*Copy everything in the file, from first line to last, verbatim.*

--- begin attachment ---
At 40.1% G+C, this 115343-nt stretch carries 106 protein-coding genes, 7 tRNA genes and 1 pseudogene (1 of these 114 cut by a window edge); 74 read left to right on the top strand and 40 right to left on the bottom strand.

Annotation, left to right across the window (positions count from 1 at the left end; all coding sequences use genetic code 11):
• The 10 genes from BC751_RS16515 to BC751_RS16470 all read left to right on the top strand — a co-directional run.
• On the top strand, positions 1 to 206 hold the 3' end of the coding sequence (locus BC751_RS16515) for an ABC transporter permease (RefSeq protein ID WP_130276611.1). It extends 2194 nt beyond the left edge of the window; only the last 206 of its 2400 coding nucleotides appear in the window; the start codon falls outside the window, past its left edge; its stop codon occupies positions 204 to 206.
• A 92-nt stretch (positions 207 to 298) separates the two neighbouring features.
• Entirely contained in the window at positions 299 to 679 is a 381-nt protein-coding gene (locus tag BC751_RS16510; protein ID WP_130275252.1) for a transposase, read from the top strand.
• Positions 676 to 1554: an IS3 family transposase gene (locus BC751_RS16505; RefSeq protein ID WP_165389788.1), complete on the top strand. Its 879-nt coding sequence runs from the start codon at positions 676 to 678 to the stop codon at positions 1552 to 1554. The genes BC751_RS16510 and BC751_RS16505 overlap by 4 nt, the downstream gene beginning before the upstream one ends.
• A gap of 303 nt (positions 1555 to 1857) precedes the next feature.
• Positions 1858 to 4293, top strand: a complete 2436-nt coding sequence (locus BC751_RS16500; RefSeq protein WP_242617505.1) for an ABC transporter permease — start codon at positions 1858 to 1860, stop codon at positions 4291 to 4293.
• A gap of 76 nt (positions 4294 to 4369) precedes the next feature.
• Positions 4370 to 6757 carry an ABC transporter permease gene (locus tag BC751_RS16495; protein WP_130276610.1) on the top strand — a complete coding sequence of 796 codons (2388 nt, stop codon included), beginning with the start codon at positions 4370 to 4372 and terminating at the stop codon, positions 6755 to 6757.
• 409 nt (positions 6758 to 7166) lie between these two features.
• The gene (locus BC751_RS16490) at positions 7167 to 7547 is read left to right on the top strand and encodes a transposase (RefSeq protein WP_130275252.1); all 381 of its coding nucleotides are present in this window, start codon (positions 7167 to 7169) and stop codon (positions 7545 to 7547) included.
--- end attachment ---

At 40.1% G+C, this 115343-nt stretch carries 106 protein-coding genes, 7 tRNA genes and 1 pseudogene (1 of these 114 cut by a window edge); 74 read left to right on the top strand and 40 right to left on the bottom strand.

Annotation, left to right across the window (positions count from 1 at the left end; all coding sequences use genetic code 11):
• The 10 genes from BC751_RS16515 to BC751_RS16470 all read left to right on the top strand — a co-directional run.
• On the top strand, positions 1 to 206 hold the 3' end of the coding sequence (locus BC751_RS16515) for an ABC transporter permease (RefSeq protein ID WP_130276611.1). It extends 2194 nt beyond the left edge of the window; only the last 206 of its 2400 coding nucleotides appear in the window; the start codon falls outside the window, past its left edge; its stop codon occupies positions 204 to 206.
• A 92-nt stretch (positions 207 to 298) separates the two neighbouring features.
• Entirely contained in the window at positions 299 to 679 is a 381-nt protein-coding gene (locus tag BC751_RS16510; protein ID WP_130275252.1) for a transposase, read from the top strand.
• Positions 676 to 1554: an IS3 family transposase gene (locus BC751_RS16505; RefSeq protein ID WP_165389788.1), complete on the top strand. Its 879-nt coding sequence runs from the start codon at positions 676 to 678 to the stop codon at positions 1552 to 1554. The genes BC751_RS16510 and BC751_RS16505 overlap by 4 nt, the downstream gene beginning before the upstream one ends.
• A gap of 303 nt (positions 1555 to 1857) precedes the next feature.
• Positions 1858 to 4293, top strand: a complete 2436-nt coding sequence (locus BC751_RS16500; RefSeq protein WP_242617505.1) for an ABC transporter permease — start codon at positions 1858 to 1860, stop codon at positions 4291 to 4293.
• A gap of 76 nt (positions 4294 to 4369) precedes the next feature.
• Positions 4370 to 6757 carry an ABC transporter permease gene (locus tag BC751_RS16495; protein WP_130276610.1) on the top strand — a complete coding sequence of 796 codons (2388 nt, stop codon included), beginning with the start codon at positions 4370 to 4372 and terminating at the stop codon, positions 6755 to 6757.
• 409 nt (positions 6758 to 7166) lie between these two features.
• The gene (locus BC751_RS16490) at positions 7167 to 7547 is read left to right on the top strand and encodes a transposase (RefSeq protein WP_130275252.1); all 381 of its coding nucleotides are present in this window, start codon (positions 7167 to 7169) and stop codon (positions 7545 to 7547) included.